Coordinated by Dr. Stefan Kordel and Tobias Weidinger, both from Friedrich-Alexander-Universität Erlangen-Nürnberg, the MATILDE consortium examined the processes of immigration in European rural and mountain areas. Dr. Stefan Kordel, one of the editors of the report ‘Classification of MATILDE Regions’ (Deliverable 2.1) answered our questions about history, dynamics and economic aspects of migration to European rural areas.

Deliverable 2.1 of MATILDE project consists of detailed reports about each of the ten countries covered by the project, including their historical background of migration. Can you please tell about migration phases in European rural regions with a retrospective regard?

This report shows us that, historically, the MATILDE countries and regions have faced different phases of immigration, accompanied by economic and political transformation processes. Crucial points of change for most of MATILDE regions were marked by economic upswing and resulting labour shortages in the 1960s and 1970s, which also affected industrial rural areas. Specific national and regional economic constellations and contexts, for example economic clusters in a certain region, resulted in the highly selective influx of immigrants by means of respective border regimes and visa policies. In a globalised world, national and regional economic developments are affected by broader transformations, but also by single events. The economic and financial crisis in 2008 for instance, marked an important turnaround in migration dynamics especially in Southern Europe. Due to lack of employment, a phase of massive immigration was succeeded by one of remigration to Latin American and African countries. Besides, in the 1990s and slightly before, immigration to European rural and mountain areas occurred in the course of the political transformations in former socialist and communist states. Recently, people have arrived in rural and mountain areas as a result of armed conflicts and civil wars in countries such as Iraq (in the 1980s, 1990s and 2000s), Iran (in the 1980s), Somalia (since the 1980s), ex-Yugoslavia (in the 1990s), Afghanistan (since the 2000s), Syria and Venezuela (both since the 2010s). The placement of asylum seekers or resettlement refugees in rural and mountain areas, was and is often based on allocation schemes and dispersal policies. Austria, Finland, Germany, Italy, Norway, Sweden and the UK are the examples in this matter. Nevertheless, the 2010 decade in particular is often seen as a time when some rural and mountain areas were first confronted with immigration of TCNs. Accordingly, some MATILDE regions may be classified as relatively novel destinations for TCNs immigration, whilst others have developed a certain migration history with continuous flows of immigrants. As a result of relationships forged during colonial times and spatial proximity to non-EU countries, specific migration regimes were established and are still upheld, for example between Spain and Latin American countries, between Italy/Spain and North African countries or between Scandinavian countries and Russia.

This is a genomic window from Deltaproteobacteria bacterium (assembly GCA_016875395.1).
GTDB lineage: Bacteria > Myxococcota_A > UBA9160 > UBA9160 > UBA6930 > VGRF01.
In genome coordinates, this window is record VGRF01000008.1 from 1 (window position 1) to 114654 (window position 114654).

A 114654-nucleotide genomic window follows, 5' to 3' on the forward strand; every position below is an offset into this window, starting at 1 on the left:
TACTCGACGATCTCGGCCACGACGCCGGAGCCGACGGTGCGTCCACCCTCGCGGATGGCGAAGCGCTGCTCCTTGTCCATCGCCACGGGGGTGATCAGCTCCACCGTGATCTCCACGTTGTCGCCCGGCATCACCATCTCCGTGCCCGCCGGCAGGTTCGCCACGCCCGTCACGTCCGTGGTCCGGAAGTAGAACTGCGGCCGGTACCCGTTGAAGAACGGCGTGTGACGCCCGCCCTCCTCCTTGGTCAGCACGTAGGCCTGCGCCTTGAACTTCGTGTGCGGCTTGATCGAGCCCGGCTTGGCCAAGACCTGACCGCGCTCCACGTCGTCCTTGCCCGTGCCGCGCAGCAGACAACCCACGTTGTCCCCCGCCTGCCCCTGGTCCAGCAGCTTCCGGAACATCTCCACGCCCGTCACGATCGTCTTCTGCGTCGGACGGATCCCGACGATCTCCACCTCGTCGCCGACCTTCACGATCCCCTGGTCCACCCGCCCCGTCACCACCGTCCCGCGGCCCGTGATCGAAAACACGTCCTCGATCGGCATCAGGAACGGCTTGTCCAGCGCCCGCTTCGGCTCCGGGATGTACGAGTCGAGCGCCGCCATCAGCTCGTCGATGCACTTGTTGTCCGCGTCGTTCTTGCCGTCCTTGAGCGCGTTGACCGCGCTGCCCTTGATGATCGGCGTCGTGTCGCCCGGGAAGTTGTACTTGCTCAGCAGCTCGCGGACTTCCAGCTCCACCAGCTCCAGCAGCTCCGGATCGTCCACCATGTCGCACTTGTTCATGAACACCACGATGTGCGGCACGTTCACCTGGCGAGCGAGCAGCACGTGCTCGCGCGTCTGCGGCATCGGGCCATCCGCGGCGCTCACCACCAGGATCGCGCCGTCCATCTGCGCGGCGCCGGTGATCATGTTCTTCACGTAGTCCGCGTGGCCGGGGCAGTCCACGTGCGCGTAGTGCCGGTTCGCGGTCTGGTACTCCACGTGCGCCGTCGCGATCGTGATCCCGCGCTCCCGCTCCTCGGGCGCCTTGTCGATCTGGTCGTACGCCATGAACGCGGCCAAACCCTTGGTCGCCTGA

According to the report, what are main reasons to migrate towards European rural regions?

In the report we distinguish among 5 types for migration: forced, family reunification, students migration, lifestyle migration and finally work-related migration.